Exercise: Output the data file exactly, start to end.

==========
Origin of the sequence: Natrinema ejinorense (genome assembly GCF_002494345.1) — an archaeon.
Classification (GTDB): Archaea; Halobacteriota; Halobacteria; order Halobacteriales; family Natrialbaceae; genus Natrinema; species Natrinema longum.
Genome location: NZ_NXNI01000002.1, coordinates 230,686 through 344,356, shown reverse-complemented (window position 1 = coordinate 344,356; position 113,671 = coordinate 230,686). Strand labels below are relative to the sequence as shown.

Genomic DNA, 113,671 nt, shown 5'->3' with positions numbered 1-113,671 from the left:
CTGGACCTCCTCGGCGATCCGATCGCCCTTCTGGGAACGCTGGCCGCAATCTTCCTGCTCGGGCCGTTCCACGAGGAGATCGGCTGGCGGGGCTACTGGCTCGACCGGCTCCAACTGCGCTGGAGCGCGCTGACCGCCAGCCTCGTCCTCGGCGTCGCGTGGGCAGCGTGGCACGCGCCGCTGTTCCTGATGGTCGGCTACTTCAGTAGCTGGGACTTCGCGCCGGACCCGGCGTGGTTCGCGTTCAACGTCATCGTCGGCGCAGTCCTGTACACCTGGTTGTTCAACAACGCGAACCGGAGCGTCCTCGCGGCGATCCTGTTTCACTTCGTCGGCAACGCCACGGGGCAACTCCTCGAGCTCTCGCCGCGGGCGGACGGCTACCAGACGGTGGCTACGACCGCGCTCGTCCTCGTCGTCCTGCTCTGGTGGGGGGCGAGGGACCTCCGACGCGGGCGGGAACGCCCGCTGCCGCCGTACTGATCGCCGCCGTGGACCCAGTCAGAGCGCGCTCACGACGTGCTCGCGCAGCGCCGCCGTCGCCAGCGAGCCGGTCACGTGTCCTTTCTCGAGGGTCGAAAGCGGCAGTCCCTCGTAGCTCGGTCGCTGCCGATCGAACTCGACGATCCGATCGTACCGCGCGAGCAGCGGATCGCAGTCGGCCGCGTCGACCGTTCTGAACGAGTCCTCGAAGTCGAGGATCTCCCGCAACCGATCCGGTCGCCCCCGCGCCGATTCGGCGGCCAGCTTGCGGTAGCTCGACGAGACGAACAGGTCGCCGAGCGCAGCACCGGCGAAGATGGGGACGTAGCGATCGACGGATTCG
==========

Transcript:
Origin of the sequence: Natrinema ejinorense (genome assembly GCF_002494345.1) — an archaeon.
Classification (GTDB): Archaea; Halobacteriota; Halobacteria; order Halobacteriales; family Natrialbaceae; genus Natrinema; species Natrinema longum.
Genome location: NZ_NXNI01000002.1, coordinates 230,686 through 344,356, shown reverse-complemented (window position 1 = coordinate 344,356; position 113,671 = coordinate 230,686). Strand labels below are relative to the sequence as shown.

Genomic DNA, 113,671 nt, shown 5'->3' with positions numbered 1-113,671 from the left:
CTGGACCTCCTCGGCGATCCGATCGCCCTTCTGGGAACGCTGGCCGCAATCTTCCTGCTCGGGCCGTTCCACGAGGAGATCGGCTGGCGGGGCTACTGGCTCGACCGGCTCCAACTGCGCTGGAGCGCGCTGACCGCCAGCCTCGTCCTCGGCGTCGCGTGGGCAGCGTGGCACGCGCCGCTGTTCCTGATGGTCGGCTACTTCAGTAGCTGGGACTTCGCGCCGGACCCGGCGTGGTTCGCGTTCAACGTCATCGTCGGCGCAGTCCTGTACACCTGGTTGTTCAACAACGCGAACCGGAGCGTCCTCGCGGCGATCCTGTTTCACTTCGTCGGCAACGCCACGGGGCAACTCCTCGAGCTCTCGCCGCGGGCGGACGGCTACCAGACGGTGGCTACGACCGCGCTCGTCCTCGTCGTCCTGCTCTGGTGGGGGGCGAGGGACCTCCGACGCGGGCGGGAACGCCCGCTGCCGCCGTACTGATCGCCGCCGTGGACCCAGTCAGAGCGCGCTCACGACGTGCTCGCGCAGCGCCGCCGTCGCCAGCGAGCCGGTCACGTGTCCTTTCTCGAGGGTCGAAAGCGGCAGTCCCTCGTAGCTCGGTCGCTGCCGATCGAACTCGACGATCCGATCGTACCGCGCGAGCAGCGGATCGCAGTCGGCCGCGTCGACCGTTCTGAACGAGTCCTCGAAGTCGAGGATCTCCCGCAACCGATCCGGTCGCCCCCGCGCCGATTCGGCGGCCAGCTTGCGGTAGCTCGACGAGACGAACAGGTCGCCGAGCGCAGCACCGGCGAAGATGGGGACGTAGCGATCGACGGATTCG